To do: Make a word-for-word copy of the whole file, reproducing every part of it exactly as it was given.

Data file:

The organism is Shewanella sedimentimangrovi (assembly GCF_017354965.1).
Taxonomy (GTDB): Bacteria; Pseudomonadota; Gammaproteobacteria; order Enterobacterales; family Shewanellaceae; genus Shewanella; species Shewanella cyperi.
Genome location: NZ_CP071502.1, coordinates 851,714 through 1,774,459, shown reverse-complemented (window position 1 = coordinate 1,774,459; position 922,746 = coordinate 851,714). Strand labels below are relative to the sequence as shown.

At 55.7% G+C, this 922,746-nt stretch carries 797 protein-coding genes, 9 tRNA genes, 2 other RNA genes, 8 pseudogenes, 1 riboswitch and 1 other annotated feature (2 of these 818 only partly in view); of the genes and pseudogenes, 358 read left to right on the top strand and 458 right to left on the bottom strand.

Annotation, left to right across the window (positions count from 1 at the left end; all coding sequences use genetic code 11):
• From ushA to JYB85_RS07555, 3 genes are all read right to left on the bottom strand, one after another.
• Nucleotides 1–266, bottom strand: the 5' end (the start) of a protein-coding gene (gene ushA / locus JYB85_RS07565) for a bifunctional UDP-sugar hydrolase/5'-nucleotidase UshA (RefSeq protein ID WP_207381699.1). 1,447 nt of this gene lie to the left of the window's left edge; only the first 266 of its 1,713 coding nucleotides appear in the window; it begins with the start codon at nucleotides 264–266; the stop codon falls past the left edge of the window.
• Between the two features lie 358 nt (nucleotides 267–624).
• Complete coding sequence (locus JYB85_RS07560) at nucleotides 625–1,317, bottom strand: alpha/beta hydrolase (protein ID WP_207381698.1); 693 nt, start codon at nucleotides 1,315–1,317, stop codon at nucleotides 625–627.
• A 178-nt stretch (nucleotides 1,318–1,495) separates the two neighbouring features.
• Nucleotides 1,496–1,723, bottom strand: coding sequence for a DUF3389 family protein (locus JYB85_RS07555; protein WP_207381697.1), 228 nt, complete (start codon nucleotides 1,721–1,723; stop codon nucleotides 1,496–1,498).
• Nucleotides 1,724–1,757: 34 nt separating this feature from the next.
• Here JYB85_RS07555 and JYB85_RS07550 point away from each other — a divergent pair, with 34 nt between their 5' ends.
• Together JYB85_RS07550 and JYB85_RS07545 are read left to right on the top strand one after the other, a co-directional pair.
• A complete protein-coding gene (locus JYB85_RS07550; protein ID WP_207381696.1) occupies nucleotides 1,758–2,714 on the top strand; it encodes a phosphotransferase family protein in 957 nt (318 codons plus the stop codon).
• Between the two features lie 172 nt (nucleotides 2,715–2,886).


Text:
The organism is Shewanella sedimentimangrovi (assembly GCF_017354965.1).
Taxonomy (GTDB): Bacteria; Pseudomonadota; Gammaproteobacteria; order Enterobacterales; family Shewanellaceae; genus Shewanella; species Shewanella cyperi.
Genome location: NZ_CP071502.1, coordinates 851,714 through 1,774,459, shown reverse-complemented (window position 1 = coordinate 1,774,459; position 922,746 = coordinate 851,714). Strand labels below are relative to the sequence as shown.

At 55.7% G+C, this 922,746-nt stretch carries 797 protein-coding genes, 9 tRNA genes, 2 other RNA genes, 8 pseudogenes, 1 riboswitch and 1 other annotated feature (2 of these 818 only partly in view); of the genes and pseudogenes, 358 read left to right on the top strand and 458 right to left on the bottom strand.

Annotation, left to right across the window (positions count from 1 at the left end; all coding sequences use genetic code 11):
• From ushA to JYB85_RS07555, 3 genes are all read right to left on the bottom strand, one after another.
• Nucleotides 1–266, bottom strand: the 5' end (the start) of a protein-coding gene (gene ushA / locus JYB85_RS07565) for a bifunctional UDP-sugar hydrolase/5'-nucleotidase UshA (RefSeq protein ID WP_207381699.1). 1,447 nt of this gene lie to the left of the window's left edge; only the first 266 of its 1,713 coding nucleotides appear in the window; it begins with the start codon at nucleotides 264–266; the stop codon falls past the left edge of the window.
• Between the two features lie 358 nt (nucleotides 267–624).
• Complete coding sequence (locus JYB85_RS07560) at nucleotides 625–1,317, bottom strand: alpha/beta hydrolase (protein ID WP_207381698.1); 693 nt, start codon at nucleotides 1,315–1,317, stop codon at nucleotides 625–627.
• A 178-nt stretch (nucleotides 1,318–1,495) separates the two neighbouring features.
• Nucleotides 1,496–1,723, bottom strand: coding sequence for a DUF3389 family protein (locus JYB85_RS07555; protein WP_207381697.1), 228 nt, complete (start codon nucleotides 1,721–1,723; stop codon nucleotides 1,496–1,498).
• Nucleotides 1,724–1,757: 34 nt separating this feature from the next.
• Here JYB85_RS07555 and JYB85_RS07550 point away from each other — a divergent pair, with 34 nt between their 5' ends.
• Together JYB85_RS07550 and JYB85_RS07545 are read left to right on the top strand one after the other, a co-directional pair.
• A complete protein-coding gene (locus JYB85_RS07550; protein ID WP_207381696.1) occupies nucleotides 1,758–2,714 on the top strand; it encodes a phosphotransferase family protein in 957 nt (318 codons plus the stop codon).
• Between the two features lie 172 nt (nucleotides 2,715–2,886).